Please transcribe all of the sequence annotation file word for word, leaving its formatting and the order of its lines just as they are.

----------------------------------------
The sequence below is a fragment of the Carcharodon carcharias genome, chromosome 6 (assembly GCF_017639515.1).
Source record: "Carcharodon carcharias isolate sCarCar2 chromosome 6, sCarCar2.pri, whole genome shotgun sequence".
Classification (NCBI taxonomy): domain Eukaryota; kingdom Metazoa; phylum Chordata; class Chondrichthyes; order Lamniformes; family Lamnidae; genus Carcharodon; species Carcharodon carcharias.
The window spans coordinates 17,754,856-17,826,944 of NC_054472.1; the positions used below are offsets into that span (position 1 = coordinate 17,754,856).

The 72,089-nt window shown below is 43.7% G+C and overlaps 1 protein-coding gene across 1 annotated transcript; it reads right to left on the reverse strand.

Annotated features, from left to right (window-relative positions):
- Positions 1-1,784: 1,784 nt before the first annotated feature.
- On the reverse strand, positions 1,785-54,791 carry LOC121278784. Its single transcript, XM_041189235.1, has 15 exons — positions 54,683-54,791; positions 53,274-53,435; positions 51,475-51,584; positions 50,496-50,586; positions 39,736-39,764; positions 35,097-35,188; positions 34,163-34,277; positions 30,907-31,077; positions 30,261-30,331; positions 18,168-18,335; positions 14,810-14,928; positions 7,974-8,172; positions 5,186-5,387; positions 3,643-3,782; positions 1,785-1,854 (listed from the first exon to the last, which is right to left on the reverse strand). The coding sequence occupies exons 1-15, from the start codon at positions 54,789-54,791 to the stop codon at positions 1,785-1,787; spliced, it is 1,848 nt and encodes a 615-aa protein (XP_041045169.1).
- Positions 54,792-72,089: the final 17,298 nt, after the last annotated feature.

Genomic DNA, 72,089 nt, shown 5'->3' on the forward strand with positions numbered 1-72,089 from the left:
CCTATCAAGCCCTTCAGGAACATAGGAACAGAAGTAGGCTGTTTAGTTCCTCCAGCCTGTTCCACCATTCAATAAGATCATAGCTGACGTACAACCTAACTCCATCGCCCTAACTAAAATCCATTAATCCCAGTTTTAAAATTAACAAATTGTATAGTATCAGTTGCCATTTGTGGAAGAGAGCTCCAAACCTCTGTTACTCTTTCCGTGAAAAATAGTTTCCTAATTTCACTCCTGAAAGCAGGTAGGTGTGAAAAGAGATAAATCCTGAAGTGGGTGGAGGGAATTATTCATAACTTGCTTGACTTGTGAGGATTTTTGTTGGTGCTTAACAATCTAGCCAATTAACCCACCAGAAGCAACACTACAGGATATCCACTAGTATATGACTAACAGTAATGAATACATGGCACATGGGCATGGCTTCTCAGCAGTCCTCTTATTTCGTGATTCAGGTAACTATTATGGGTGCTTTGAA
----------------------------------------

The sequence below is a fragment of the Carcharodon carcharias genome, chromosome 6 (assembly GCF_017639515.1).
Source record: "Carcharodon carcharias isolate sCarCar2 chromosome 6, sCarCar2.pri, whole genome shotgun sequence".
Classification (NCBI taxonomy): domain Eukaryota; kingdom Metazoa; phylum Chordata; class Chondrichthyes; order Lamniformes; family Lamnidae; genus Carcharodon; species Carcharodon carcharias.
The window spans coordinates 17,754,856-17,826,944 of NC_054472.1; the positions used below are offsets into that span (position 1 = coordinate 17,754,856).

The 72,089-nt window shown below is 43.7% G+C and overlaps 1 protein-coding gene across 1 annotated transcript; it reads right to left on the reverse strand.

Annotated features, from left to right (window-relative positions):
- Positions 1-1,784: 1,784 nt before the first annotated feature.
- On the reverse strand, positions 1,785-54,791 carry LOC121278784. Its single transcript, XM_041189235.1, has 15 exons — positions 54,683-54,791; positions 53,274-53,435; positions 51,475-51,584; positions 50,496-50,586; positions 39,736-39,764; positions 35,097-35,188; positions 34,163-34,277; positions 30,907-31,077; positions 30,261-30,331; positions 18,168-18,335; positions 14,810-14,928; positions 7,974-8,172; positions 5,186-5,387; positions 3,643-3,782; positions 1,785-1,854 (listed from the first exon to the last, which is right to left on the reverse strand). The coding sequence occupies exons 1-15, from the start codon at positions 54,789-54,791 to the stop codon at positions 1,785-1,787; spliced, it is 1,848 nt and encodes a 615-aa protein (XP_041045169.1).
- Positions 54,792-72,089: the final 17,298 nt, after the last annotated feature.

Genomic DNA, 72,089 nt, shown 5'->3' on the forward strand with positions numbered 1-72,089 from the left:
CCTATCAAGCCCTTCAGGAACATAGGAACAGAAGTAGGCTGTTTAGTTCCTCCAGCCTGTTCCACCATTCAATAAGATCATAGCTGACGTACAACCTAACTCCATCGCCCTAACTAAAATCCATTAATCCCAGTTTTAAAATTAACAAATTGTATAGTATCAGTTGCCATTTGTGGAAGAGAGCTCCAAACCTCTGTTACTCTTTCCGTGAAAAATAGTTTCCTAATTTCACTCCTGAAAGCAGGTAGGTGTGAAAAGAGATAAATCCTGAAGTGGGTGGAGGGAATTATTCATAACTTGCTTGACTTGTGAGGATTTTTGTTGGTGCTTAACAATCTAGCCAATTAACCCACCAGAAGCAACACTACAGGATATCCACTAGTATATGACTAACAGTAATGAATACATGGCACATGGGCATGGCTTCTCAGCAGTCCTCTTATTTCGTGATTCAGGTAACTATTATGGGTGCTTTGAA